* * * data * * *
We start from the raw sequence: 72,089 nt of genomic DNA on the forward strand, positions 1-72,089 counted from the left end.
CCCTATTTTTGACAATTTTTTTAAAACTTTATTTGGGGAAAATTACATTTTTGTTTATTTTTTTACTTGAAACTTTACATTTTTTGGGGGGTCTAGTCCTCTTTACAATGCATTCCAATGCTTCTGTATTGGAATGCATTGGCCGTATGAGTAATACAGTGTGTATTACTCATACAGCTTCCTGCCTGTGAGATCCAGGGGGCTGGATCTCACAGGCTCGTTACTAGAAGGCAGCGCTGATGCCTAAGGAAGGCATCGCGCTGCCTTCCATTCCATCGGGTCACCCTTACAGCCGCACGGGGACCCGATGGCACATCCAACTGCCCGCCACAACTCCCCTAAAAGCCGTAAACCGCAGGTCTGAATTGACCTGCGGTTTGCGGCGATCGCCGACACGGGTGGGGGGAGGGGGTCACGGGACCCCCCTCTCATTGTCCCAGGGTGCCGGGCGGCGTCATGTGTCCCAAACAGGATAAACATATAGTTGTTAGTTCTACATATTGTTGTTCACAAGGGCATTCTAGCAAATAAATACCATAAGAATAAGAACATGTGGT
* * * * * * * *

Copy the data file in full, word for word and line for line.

We start from the raw sequence: 72,089 nt of genomic DNA on the forward strand, positions 1-72,089 counted from the left end.
CCCTATTTTTGACAATTTTTTTAAAACTTTATTTGGGGAAAATTACATTTTTGTTTATTTTTTTACTTGAAACTTTACATTTTTTGGGGGGTCTAGTCCTCTTTACAATGCATTCCAATGCTTCTGTATTGGAATGCATTGGCCGTATGAGTAATACAGTGTGTATTACTCATACAGCTTCCTGCCTGTGAGATCCAGGGGGCTGGATCTCACAGGCTCGTTACTAGAAGGCAGCGCTGATGCCTAAGGAAGGCATCGCGCTGCCTTCCATTCCATCGGGTCACCCTTACAGCCGCACGGGGACCCGATGGCACATCCAACTGCCCGCCACAACTCCCCTAAAAGCCGTAAACCGCAGGTCTGAATTGACCTGCGGTTTGCGGCGATCGCCGACACGGGTGGGGGGAGGGGGTCACGGGACCCCCCTCTCATTGTCCCAGGGTGCCGGGCGGCGTCATGTGTCCCAAACAGGATAAACATATAGTTGTTAGTTCTACATATTGTTGTTCACAAGGGCATTCTAGCAAATAAATACCATAAGAATAAGAACATGTGGT